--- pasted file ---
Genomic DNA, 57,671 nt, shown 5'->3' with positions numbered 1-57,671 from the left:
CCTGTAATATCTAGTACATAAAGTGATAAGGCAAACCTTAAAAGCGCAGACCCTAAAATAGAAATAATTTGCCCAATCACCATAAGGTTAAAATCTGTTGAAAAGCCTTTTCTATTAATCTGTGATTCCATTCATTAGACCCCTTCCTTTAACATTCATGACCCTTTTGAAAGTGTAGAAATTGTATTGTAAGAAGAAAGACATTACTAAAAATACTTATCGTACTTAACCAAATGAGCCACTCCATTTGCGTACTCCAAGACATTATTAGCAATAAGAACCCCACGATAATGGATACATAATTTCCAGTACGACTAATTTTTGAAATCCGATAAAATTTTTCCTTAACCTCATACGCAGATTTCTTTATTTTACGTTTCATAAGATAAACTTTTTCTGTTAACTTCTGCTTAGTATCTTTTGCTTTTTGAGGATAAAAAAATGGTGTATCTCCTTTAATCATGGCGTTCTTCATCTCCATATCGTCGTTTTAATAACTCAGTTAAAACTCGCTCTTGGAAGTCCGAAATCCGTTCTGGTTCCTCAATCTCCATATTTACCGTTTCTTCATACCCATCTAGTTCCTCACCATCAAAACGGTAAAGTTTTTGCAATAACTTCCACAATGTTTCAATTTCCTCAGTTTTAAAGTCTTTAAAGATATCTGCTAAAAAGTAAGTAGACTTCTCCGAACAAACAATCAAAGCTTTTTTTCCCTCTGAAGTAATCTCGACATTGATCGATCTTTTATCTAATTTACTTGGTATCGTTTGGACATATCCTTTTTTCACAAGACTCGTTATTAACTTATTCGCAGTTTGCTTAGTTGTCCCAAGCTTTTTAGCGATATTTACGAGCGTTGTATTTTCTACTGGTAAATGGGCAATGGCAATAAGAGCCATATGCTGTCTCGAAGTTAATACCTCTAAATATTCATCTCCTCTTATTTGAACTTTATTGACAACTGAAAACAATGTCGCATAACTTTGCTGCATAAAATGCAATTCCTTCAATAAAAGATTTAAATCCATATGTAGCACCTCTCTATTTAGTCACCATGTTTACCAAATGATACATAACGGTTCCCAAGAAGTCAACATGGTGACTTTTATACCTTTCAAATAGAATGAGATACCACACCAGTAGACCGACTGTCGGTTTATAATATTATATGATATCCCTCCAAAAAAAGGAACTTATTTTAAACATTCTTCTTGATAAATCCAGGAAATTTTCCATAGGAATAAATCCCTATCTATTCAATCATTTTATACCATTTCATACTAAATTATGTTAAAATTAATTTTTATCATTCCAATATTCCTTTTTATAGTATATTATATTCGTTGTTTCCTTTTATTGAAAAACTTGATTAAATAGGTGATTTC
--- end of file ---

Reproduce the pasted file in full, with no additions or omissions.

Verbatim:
Genomic DNA, 57,671 nt, shown 5'->3' with positions numbered 1-57,671 from the left:
CCTGTAATATCTAGTACATAAAGTGATAAGGCAAACCTTAAAAGCGCAGACCCTAAAATAGAAATAATTTGCCCAATCACCATAAGGTTAAAATCTGTTGAAAAGCCTTTTCTATTAATCTGTGATTCCATTCATTAGACCCCTTCCTTTAACATTCATGACCCTTTTGAAAGTGTAGAAATTGTATTGTAAGAAGAAAGACATTACTAAAAATACTTATCGTACTTAACCAAATGAGCCACTCCATTTGCGTACTCCAAGACATTATTAGCAATAAGAACCCCACGATAATGGATACATAATTTCCAGTACGACTAATTTTTGAAATCCGATAAAATTTTTCCTTAACCTCATACGCAGATTTCTTTATTTTACGTTTCATAAGATAAACTTTTTCTGTTAACTTCTGCTTAGTATCTTTTGCTTTTTGAGGATAAAAAAATGGTGTATCTCCTTTAATCATGGCGTTCTTCATCTCCATATCGTCGTTTTAATAACTCAGTTAAAACTCGCTCTTGGAAGTCCGAAATCCGTTCTGGTTCCTCAATCTCCATATTTACCGTTTCTTCATACCCATCTAGTTCCTCACCATCAAAACGGTAAAGTTTTTGCAATAACTTCCACAATGTTTCAATTTCCTCAGTTTTAAAGTCTTTAAAGATATCTGCTAAAAAGTAAGTAGACTTCTCCGAACAAACAATCAAAGCTTTTTTTCCCTCTGAAGTAATCTCGACATTGATCGATCTTTTATCTAATTTACTTGGTATCGTTTGGACATATCCTTTTTTCACAAGACTCGTTATTAACTTATTCGCAGTTTGCTTAGTTGTCCCAAGCTTTTTAGCGATATTTACGAGCGTTGTATTTTCTACTGGTAAATGGGCAATGGCAATAAGAGCCATATGCTGTCTCGAAGTTAATACCTCTAAATATTCATCTCCTCTTATTTGAACTTTATTGACAACTGAAAACAATGTCGCATAACTTTGCTGCATAAAATGCAATTCCTTCAATAAAAGATTTAAATCCATATGTAGCACCTCTCTATTTAGTCACCATGTTTACCAAATGATACATAACGGTTCCCAAGAAGTCAACATGGTGACTTTTATACCTTTCAAATAGAATGAGATACCACACCAGTAGACCGACTGTCGGTTTATAATATTATATGATATCCCTCCAAAAAAAGGAACTTATTTTAAACATTCTTCTTGATAAATCCAGGAAATTTTCCATAGGAATAAATCCCTATCTATTCAATCATTTTATACCATTTCATACTAAATTATGTTAAAATTAATTTTTATCATTCCAATATTCCTTTTTATAGTATATTATATTCGTTGTTTCCTTTTATTGAAAAACTTGATTAAATAGGTGATTTC